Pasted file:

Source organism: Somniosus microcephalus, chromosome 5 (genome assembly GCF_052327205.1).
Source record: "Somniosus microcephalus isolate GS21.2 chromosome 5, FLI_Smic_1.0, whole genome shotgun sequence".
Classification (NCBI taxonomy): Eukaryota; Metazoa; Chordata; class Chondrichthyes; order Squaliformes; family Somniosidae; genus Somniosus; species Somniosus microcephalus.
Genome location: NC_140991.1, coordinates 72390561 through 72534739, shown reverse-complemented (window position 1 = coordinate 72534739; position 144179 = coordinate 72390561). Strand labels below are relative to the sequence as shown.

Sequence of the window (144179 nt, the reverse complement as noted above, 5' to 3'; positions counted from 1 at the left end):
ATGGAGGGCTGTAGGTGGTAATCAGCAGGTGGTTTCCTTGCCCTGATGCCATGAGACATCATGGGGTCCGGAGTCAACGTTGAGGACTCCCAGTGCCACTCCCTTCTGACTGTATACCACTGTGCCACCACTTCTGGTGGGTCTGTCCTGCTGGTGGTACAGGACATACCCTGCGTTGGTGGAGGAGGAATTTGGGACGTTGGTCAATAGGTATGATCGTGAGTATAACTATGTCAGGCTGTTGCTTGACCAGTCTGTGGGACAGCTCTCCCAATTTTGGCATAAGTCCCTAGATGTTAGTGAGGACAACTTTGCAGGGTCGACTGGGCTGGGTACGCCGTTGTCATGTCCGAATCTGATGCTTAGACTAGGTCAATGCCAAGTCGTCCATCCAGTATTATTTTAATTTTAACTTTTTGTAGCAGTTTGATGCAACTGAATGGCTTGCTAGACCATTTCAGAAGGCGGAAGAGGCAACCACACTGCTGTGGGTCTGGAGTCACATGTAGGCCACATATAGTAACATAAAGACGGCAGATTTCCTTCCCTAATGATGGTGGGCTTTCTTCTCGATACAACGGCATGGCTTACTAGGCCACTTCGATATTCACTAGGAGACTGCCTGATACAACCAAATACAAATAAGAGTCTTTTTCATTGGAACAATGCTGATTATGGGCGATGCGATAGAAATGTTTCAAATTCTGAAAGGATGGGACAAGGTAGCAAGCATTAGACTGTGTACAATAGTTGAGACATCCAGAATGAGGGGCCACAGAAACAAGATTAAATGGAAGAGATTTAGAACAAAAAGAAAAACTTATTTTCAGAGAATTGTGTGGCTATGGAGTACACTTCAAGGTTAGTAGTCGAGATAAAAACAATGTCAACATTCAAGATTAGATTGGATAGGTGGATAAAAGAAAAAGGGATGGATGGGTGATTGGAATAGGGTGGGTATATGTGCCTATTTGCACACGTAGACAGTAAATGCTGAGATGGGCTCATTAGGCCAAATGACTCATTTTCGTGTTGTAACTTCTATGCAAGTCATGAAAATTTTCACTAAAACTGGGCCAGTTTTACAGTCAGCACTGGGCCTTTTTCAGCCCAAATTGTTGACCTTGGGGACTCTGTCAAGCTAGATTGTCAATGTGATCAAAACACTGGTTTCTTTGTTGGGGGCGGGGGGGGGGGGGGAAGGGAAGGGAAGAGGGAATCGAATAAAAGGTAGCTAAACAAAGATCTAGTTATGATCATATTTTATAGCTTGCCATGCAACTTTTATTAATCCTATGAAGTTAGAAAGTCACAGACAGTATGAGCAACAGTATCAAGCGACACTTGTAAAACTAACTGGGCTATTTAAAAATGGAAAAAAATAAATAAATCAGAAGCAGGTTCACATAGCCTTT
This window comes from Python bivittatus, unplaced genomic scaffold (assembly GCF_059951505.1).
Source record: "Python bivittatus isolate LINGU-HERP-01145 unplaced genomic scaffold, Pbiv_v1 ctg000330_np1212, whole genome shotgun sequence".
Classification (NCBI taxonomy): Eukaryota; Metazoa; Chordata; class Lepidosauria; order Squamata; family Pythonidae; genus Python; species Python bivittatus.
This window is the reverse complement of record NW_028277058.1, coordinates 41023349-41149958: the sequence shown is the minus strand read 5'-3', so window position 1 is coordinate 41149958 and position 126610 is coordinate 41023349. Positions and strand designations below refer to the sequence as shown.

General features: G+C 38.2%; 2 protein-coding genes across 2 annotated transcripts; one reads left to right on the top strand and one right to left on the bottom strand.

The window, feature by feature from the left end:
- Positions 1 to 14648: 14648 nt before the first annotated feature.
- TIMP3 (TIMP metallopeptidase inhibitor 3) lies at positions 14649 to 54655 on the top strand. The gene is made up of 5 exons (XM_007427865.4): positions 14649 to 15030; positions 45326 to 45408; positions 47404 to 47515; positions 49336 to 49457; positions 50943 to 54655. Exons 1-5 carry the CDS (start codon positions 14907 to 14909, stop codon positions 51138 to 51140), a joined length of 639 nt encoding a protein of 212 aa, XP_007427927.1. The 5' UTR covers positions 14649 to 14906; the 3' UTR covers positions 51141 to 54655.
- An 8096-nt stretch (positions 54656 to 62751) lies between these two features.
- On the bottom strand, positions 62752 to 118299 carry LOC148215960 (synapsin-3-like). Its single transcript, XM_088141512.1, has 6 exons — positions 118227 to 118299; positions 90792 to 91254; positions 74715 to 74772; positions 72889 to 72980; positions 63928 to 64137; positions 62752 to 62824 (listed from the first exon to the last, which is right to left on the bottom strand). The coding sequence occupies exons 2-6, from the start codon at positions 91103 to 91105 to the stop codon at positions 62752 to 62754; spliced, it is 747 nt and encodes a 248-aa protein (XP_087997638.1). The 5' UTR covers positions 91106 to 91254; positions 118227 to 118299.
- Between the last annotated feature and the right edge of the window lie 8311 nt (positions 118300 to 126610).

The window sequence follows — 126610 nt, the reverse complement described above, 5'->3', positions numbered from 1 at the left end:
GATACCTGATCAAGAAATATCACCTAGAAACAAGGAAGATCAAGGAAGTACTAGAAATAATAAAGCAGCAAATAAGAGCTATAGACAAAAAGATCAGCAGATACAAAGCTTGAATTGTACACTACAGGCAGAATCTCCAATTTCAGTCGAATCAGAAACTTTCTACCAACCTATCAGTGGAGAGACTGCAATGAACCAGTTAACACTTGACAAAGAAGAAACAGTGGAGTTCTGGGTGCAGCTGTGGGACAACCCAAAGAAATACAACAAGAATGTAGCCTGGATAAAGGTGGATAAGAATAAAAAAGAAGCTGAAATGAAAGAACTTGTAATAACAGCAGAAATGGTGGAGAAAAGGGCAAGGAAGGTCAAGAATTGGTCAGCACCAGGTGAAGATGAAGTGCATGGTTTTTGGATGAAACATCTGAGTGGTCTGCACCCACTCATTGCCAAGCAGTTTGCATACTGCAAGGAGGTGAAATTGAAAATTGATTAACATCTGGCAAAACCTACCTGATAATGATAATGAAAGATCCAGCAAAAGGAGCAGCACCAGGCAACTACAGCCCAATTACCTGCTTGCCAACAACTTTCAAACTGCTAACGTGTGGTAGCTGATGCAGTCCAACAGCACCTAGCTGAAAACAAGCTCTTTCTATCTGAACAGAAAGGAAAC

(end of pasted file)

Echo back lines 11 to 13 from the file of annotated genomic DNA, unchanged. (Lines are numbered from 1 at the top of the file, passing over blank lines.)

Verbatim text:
General features: G+C 38.2%; 2 protein-coding genes across 2 annotated transcripts; one reads left to right on the top strand and one right to left on the bottom strand.

The window, feature by feature from the left end:
- Positions 1 to 14648: 14648 nt before the first annotated feature.